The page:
[¶ 8] Evidence at trial also indicated that it is not possible to tell the size of the scallop meat by looking at the size of the scallop shell and that the meat size is only determinable when the scallop is shucked. Fishing ceases when the harvested bushels of scallops in the shell are estimated to be near the fifteen gallons of shucked scallops limit. Shucking then continues as the boat proceeds towards the dock, with all scallops placed in common containers as they are shucked. There is no practice of separating smaller meats into different containers.

[¶ 9] At trial McCurdy contended that a sampling to determine compliance with the regulation should involve a random sample of the contents of each bucket, rather than selection of the smallest scallops for placement in the certified measuring can. He argued that the smaller meats that were separated from the remainder of his catch constituted less than two percent of his total catch. He further argued that because there was no minimum meat size limit and because it was impossible to predict meat size from the shell size of legal scallops before the scallops were shucked, it was impossible for fishermen to determine whether or not a particular catch would or would not be violative of the size regulation, considering DMR's method for measuring compliance. Accordingly, McCurdy argued that, as applied through the measurement method, the regulation was unconstitutionally vague and violative of due process of law.

[¶ 10] In discussion with counsel, following close of the evidence, the court expressed concerns with the application and effect of the DMR measurement method. Referencing a fisherman's dilemma when, after shucking, the fisherman notes that a meat is small and might later be singled out for measurement, the court asked the State: “[W]hat do you do with that meat, do you throw it away?” The State responded: “I think they do throw it away․ I think that is what they do.”

[¶ 11] Later in stating its decision on the record, the court observed that the way the law was construed and enforced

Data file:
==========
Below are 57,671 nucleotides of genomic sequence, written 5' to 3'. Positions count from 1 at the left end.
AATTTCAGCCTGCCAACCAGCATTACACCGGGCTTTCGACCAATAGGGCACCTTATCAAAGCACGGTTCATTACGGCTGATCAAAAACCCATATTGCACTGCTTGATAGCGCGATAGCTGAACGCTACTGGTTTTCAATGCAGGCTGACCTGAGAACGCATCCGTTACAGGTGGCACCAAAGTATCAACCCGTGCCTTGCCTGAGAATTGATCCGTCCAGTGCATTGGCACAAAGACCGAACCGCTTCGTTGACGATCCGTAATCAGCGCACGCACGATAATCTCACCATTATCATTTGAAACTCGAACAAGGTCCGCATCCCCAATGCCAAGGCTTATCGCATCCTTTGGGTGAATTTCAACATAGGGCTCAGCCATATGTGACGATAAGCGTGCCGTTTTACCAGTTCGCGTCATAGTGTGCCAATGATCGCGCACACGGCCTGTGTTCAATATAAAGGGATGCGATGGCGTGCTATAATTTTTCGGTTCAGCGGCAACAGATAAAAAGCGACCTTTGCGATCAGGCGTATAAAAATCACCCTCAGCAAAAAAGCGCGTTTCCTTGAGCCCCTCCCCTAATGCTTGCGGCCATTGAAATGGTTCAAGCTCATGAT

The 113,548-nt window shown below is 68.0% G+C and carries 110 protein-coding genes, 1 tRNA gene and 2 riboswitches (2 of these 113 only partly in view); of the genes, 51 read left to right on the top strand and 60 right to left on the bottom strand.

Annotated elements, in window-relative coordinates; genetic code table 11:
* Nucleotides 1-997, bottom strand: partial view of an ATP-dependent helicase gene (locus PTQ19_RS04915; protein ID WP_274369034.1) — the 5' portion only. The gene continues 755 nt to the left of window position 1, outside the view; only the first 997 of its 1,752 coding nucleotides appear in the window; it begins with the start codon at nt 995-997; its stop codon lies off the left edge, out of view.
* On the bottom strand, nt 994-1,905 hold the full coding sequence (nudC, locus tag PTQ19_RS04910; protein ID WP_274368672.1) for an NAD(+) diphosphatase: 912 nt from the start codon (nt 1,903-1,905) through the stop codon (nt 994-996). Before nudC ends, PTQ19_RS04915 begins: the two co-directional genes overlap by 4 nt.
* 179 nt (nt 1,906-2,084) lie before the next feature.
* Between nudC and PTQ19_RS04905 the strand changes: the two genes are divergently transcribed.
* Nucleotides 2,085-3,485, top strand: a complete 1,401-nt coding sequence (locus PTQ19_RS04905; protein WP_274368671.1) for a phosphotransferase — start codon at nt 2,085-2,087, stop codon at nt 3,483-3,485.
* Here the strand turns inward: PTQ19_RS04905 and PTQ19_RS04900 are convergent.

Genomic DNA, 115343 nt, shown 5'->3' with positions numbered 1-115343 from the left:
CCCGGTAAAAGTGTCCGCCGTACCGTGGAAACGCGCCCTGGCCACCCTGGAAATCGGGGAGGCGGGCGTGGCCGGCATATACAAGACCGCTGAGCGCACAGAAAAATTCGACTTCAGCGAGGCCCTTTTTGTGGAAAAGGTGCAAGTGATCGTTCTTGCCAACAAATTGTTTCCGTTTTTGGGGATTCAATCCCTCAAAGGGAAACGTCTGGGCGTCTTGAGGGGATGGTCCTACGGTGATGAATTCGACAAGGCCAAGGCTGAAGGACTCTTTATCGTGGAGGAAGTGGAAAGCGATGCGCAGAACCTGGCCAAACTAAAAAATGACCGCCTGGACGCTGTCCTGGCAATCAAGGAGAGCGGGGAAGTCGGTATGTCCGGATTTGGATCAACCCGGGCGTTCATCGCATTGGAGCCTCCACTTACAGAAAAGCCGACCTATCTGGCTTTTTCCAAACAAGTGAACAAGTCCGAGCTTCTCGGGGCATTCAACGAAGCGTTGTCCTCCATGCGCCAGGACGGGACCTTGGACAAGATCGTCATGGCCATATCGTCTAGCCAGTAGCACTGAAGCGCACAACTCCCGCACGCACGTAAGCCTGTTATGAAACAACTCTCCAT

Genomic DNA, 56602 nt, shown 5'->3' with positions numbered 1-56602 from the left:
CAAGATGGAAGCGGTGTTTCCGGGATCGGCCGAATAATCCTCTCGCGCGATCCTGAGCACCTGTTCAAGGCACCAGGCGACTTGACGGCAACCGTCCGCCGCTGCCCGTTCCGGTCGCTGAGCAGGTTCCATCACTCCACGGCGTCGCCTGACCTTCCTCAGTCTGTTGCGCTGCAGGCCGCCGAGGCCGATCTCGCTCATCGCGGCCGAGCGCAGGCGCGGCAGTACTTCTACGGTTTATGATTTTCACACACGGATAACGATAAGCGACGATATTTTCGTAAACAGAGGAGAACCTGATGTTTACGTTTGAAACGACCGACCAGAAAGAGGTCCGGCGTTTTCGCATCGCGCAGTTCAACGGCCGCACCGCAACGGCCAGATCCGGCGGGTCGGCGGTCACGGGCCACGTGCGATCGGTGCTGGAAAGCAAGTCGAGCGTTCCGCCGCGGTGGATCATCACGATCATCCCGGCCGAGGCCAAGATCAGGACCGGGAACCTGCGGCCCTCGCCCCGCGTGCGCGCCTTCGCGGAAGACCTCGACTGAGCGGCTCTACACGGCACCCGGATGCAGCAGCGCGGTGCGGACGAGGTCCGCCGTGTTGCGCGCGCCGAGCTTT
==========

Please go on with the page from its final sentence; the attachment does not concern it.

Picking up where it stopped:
doesn't necessarily achieve the conservation result that was intended when the law was enacted, because it seems like a fisherman might be inclined now to throw away a lot of meats and keep fishing, and essentially over-fish the area just to be really, really sure that if all the small ones are segregated he's going to be, quote, unquote ‘legal.’

[¶ 12] The court ultimately found that the offense was committed. In reaching this result, the court indicated that it wanted to be consistent with a decision by another judge, on similar facts, announced just ten days before the trial. In imposing sentence the court suspended all but $100 of the statutory $500 fine, stating that the fine was reduced “because of the way the measure was taken. I think it meets the letter of the law, but not the spirit.”

[¶ 13] McCurdy then brought this appeal. McCurdy argues that because the regulation at issue does “not give scallopers any guidance on ‘how’ the ‘measure’ is to be made (e.g., random or a culled sample)” and does not articulate a “minimum size meat regulation,” a “person of ordinary intelligence” will not know how the regulation is to be implemented. McCurdy further argues, “If the State wants [fishermen] to throw smaller scallops back after being shucked, put that requirement in writing or come up with a minimum meat size regulation;” barring that, he contends, the regulation is too vague.

[¶ 14] For the 2010-2011 scalloping season that runs from December 15, 2010, through March 27, 2011, the DMR has done as McCurdy suggested, adding to the meat count measurement regulation a sentence that reads: “The meat count shall be measured by picking the smallest scallop meats from the harvester's catch.” 13 188 C.M .R. § 011-11.19(1)(D) (2010). Thus, today's opinion does not address, directly or by implication, the methods for determining compliance with the meat size limits in the 2010-2011 scalloping season.


[¶ 15] We review de novo a challenge to the validity of a regulation implementing a statute as a matter of law. See State v.. Haskell, 2001 ME 154, ¶ 3, 784 A.2d 4, 7. When, as here, a statute gives only general direction and a regulation to implement the statute is ambiguous, we will give deference to an agency's interpretation of a regulation it is charged with administering, and as long as the interpretation the agency adopts is a reasonable one, the actions the agency takes in accordance with that reasonable interpretation will be affirmed. See S.D. Warren Co. v. Bd of Envtl Prot., 2005 ME 27, ¶¶ 4-5, 868 A.2d 210, 213-14, aff'd 547 U.S. 370 (2006). However, that deference has its limits.